Children under the age of 18 in Florida are now banned from purchasing over-the-counter cough syrup that contains the active ingredient dextromethorphan, according to a new law that went into effect January 1.
Senate bill 938 also requires customers who look 25 years old or younger to show identification to purchase cough suppressants containing DXM, such as NyQuil and Robitussin.
The new law was put in place to prevent DXM misuse, or using the active ingredient in cough syrup to get high, what’s colloquially known as “robo-tripping.” DXM misuse can cause feelings of intoxication, euphoria and hallucinations.
“DXM has become popular among teenagers who want a cheap, easy high,” Dr. Deborah Mulligan, director of the Institute for Child Health Policy at Nova Scotia University told The Huffington Post.
It also carries significant health risks and in rare cases, overdosing on DXM can cause death.
“It’s a step in the right direction,” Audrey Robinson, a pharmacist in West Palm Beach, Florida, told ABC News (above). “It’s something that can be done here, where they can’t get access to it ― but parents still need to play a role at home to make sure it’s secured.”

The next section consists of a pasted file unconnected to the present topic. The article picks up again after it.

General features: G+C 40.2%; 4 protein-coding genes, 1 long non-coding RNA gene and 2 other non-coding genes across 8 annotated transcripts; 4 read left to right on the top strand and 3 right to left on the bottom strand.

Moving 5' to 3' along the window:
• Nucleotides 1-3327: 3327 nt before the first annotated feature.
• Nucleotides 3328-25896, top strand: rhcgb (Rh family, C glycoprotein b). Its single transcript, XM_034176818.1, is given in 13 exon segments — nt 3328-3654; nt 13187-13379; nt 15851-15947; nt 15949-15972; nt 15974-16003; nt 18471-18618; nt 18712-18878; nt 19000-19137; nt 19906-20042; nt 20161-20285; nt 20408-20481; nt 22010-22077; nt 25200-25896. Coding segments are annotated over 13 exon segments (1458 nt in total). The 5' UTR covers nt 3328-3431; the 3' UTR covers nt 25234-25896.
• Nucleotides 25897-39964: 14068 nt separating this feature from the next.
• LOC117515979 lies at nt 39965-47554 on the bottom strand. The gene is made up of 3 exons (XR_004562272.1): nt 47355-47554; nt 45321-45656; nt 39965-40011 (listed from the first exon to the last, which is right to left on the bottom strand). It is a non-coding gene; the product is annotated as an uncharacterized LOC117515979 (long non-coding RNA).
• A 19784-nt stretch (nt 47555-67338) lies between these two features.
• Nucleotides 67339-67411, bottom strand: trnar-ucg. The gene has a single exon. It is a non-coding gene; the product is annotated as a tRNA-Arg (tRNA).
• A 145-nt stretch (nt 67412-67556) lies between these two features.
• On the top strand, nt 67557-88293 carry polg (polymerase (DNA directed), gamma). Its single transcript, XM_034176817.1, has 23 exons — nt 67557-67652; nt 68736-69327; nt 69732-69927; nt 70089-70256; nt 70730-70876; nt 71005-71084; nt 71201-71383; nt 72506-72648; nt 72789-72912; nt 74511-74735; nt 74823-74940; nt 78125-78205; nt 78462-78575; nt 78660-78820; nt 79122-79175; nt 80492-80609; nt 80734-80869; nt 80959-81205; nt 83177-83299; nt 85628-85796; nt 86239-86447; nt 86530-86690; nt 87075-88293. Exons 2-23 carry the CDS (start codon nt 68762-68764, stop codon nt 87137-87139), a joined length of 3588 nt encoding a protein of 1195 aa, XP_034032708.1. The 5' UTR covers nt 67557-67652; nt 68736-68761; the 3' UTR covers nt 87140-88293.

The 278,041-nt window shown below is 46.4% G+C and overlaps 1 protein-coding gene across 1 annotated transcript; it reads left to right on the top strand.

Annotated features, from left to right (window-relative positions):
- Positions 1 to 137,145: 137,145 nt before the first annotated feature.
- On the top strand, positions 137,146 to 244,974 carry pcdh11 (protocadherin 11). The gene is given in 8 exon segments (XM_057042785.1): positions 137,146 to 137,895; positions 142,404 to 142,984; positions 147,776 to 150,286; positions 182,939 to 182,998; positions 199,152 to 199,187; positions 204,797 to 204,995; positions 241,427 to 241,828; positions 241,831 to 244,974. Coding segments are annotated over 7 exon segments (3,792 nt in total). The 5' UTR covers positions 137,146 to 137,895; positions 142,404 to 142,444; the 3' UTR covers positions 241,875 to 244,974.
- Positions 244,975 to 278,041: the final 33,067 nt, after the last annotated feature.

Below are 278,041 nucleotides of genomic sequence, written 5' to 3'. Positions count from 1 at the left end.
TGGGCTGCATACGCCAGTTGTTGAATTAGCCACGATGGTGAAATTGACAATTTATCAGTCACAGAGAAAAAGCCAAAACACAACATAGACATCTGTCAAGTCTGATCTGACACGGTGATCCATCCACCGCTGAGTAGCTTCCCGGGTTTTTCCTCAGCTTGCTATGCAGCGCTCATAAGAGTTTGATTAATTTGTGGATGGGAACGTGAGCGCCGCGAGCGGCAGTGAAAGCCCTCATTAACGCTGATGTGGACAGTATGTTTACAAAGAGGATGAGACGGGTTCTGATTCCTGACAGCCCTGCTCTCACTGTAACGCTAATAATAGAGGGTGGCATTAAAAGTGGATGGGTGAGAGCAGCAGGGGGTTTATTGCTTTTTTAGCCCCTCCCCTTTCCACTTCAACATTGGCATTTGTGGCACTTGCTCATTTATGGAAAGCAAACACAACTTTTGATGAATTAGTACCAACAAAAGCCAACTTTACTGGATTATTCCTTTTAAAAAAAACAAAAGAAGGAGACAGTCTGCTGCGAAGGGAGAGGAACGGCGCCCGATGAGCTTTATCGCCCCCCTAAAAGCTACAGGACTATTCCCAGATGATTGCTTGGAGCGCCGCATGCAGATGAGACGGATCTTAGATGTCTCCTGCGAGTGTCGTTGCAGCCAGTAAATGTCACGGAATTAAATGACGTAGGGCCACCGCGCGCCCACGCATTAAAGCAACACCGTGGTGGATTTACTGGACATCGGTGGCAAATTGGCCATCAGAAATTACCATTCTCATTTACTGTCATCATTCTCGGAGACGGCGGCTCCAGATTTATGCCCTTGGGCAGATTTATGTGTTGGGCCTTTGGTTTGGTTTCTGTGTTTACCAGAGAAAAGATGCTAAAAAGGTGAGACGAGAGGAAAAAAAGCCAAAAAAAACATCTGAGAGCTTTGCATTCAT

According to the DEA, 12 percent of teens reported using over-the-counter cough medicine to get high at least once in his lifetime in 2011. A different ongoing study funded by the National Institutes of Health found that 5 percent of 8th, 10th and 12th-graders used cough syrup recreationally in the past year.
And although the percentage of 8th graders who used cough syrup recreationally increased slightly this year, from 1.6 percent in 2015 to 2.6 percent in 2016, that’s still lower than the peak of 4.2 percent that was first recorded in 2005.
(The problem also pales in comparison to the 58 percent of 8th, 10th and 12-graders who drank alcohol or the 35 percent of students who smoked pot during the NIH study period.)
Symptoms of a DXM overdose include slow or labored breathing, blueish colored fingernails and lips, blurred vision, coma, constipation, seizures, drowsiness, dizziness, hallucinations, nausea, vomiting, rapid heartbeat, raise body temperature and stomach spasm, according to the U.S. National Library of Medicine.
In 2012, California became the first state to prohibit the sale of DXM to minors. Since then, 11 other states have signed similar laws, although Delaware’s doesn’t go into effect until June 2017, according to the Consumer Healthcare Products Association.